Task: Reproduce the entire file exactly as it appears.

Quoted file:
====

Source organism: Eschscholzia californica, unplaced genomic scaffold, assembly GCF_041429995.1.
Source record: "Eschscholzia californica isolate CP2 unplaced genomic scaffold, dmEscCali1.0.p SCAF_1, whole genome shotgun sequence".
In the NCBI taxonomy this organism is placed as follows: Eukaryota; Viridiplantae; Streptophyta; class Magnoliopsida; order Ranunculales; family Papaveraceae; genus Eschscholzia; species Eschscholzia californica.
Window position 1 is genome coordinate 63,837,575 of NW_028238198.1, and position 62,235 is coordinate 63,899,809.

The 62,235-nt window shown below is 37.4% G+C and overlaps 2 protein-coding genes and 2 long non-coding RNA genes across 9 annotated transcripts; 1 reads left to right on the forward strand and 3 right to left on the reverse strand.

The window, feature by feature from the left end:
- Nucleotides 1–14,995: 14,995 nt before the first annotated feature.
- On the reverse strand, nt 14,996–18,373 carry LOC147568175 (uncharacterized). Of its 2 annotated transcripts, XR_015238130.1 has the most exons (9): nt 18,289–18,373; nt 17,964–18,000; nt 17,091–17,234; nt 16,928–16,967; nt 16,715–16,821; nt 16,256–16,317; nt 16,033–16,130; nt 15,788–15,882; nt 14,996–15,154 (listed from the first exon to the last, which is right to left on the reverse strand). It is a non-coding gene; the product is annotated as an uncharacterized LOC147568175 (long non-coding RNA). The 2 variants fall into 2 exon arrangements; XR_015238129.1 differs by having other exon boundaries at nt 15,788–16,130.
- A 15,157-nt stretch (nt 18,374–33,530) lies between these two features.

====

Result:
Source organism: Eschscholzia californica, unplaced genomic scaffold, assembly GCF_041429995.1.
Source record: "Eschscholzia californica isolate CP2 unplaced genomic scaffold, dmEscCali1.0.p SCAF_1, whole genome shotgun sequence".
In the NCBI taxonomy this organism is placed as follows: Eukaryota; Viridiplantae; Streptophyta; class Magnoliopsida; order Ranunculales; family Papaveraceae; genus Eschscholzia; species Eschscholzia californica.
Window position 1 is genome coordinate 63,837,575 of NW_028238198.1, and position 62,235 is coordinate 63,899,809.

The 62,235-nt window shown below is 37.4% G+C and overlaps 2 protein-coding genes and 2 long non-coding RNA genes across 9 annotated transcripts; 1 reads left to right on the forward strand and 3 right to left on the reverse strand.

The window, feature by feature from the left end:
- Nucleotides 1–14,995: 14,995 nt before the first annotated feature.
- On the reverse strand, nt 14,996–18,373 carry LOC147568175 (uncharacterized). Of its 2 annotated transcripts, XR_015238130.1 has the most exons (9): nt 18,289–18,373; nt 17,964–18,000; nt 17,091–17,234; nt 16,928–16,967; nt 16,715–16,821; nt 16,256–16,317; nt 16,033–16,130; nt 15,788–15,882; nt 14,996–15,154 (listed from the first exon to the last, which is right to left on the reverse strand). It is a non-coding gene; the product is annotated as an uncharacterized LOC147568175 (long non-coding RNA). The 2 variants fall into 2 exon arrangements; XR_015238129.1 differs by having other exon boundaries at nt 15,788–16,130.
- A 15,157-nt stretch (nt 18,374–33,530) lies between these two features.